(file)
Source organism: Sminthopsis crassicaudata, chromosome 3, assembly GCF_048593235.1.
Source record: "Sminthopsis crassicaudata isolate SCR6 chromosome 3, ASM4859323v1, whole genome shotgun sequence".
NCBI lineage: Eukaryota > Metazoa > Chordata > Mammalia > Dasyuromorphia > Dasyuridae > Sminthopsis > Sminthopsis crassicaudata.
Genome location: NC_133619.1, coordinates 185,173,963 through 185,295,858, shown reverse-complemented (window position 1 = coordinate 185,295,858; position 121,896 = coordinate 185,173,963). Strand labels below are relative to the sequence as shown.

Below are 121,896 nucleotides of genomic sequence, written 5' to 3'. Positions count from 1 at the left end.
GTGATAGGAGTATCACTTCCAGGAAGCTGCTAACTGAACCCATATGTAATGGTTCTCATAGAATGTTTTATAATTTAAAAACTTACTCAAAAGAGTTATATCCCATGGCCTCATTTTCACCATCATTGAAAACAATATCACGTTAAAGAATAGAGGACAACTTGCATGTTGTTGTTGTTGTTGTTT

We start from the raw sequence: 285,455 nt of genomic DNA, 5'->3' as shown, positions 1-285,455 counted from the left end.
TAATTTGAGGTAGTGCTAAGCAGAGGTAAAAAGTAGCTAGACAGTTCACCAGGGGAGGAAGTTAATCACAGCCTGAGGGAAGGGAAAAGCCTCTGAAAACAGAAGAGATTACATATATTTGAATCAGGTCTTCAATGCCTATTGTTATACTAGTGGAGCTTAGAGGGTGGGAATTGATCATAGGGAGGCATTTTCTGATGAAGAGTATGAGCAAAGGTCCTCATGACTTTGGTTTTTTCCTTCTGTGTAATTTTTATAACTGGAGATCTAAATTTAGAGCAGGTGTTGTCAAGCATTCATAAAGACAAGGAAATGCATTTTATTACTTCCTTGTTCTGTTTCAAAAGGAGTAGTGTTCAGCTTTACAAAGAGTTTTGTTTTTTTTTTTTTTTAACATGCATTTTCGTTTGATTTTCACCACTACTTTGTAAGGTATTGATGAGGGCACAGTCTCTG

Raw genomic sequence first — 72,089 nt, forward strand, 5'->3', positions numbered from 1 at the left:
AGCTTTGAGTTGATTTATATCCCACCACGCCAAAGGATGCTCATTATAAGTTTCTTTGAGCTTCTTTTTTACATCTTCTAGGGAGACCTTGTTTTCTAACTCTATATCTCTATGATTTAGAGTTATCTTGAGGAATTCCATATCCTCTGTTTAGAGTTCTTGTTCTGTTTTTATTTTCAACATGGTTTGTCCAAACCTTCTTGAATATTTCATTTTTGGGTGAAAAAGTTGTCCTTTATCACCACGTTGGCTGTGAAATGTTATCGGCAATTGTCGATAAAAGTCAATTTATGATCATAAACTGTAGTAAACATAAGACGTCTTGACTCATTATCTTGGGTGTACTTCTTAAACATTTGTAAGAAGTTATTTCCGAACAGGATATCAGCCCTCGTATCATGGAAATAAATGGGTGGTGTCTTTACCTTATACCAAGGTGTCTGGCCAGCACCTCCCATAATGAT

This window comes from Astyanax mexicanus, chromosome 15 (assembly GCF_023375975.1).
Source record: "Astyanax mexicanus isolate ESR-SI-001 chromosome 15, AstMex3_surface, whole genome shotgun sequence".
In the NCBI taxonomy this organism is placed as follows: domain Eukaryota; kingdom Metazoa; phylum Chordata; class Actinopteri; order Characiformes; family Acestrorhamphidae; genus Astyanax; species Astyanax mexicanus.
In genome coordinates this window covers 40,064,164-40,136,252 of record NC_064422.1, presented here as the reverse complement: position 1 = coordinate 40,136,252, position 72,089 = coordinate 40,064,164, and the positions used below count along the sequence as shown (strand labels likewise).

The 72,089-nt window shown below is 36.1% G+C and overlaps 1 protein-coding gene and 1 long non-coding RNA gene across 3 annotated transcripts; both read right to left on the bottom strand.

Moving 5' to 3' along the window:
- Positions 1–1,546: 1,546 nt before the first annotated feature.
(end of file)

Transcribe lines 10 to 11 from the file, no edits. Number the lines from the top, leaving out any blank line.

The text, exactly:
AGCTTTGAGTTGATTTATATCCCACCACGCCAAAGGATGCTCATTATAAGTTTCTTTGAGCTTCTTTTTTACATCTTCTAGGGAGACCTTGTTTTCTAACTCTATATCTCTATGATTTAGAGTTATCTTGAGGAATTCCATATCCTCTGTTTAGAGTTCTTGTTCTGTTTTTATTTTCAACATGGTTTGTCCAAACCTTCTTGAATATTTCATTTTTGGGTGAAAAAGTTGTCCTTTATCACCACGTTGGCTGTGAAATGTTATCGGCAATTGTCGATAAAAGTCAATTTATGATCATAAACTGTAGTAAACATAAGACGTCTTGACTCATTATCTTGGGTGTACTTCTTAAACATTTGTAAGAAGTTATTTCCGAACAGGATATCAGCCCTCGTATCATGGAAATAAATGGGTGGTGTCTTTACCTTATACCAAGGTGTCTGGCCAGCACCTCCCATAATGAT

This window comes from Astyanax mexicanus, chromosome 15 (assembly GCF_023375975.1).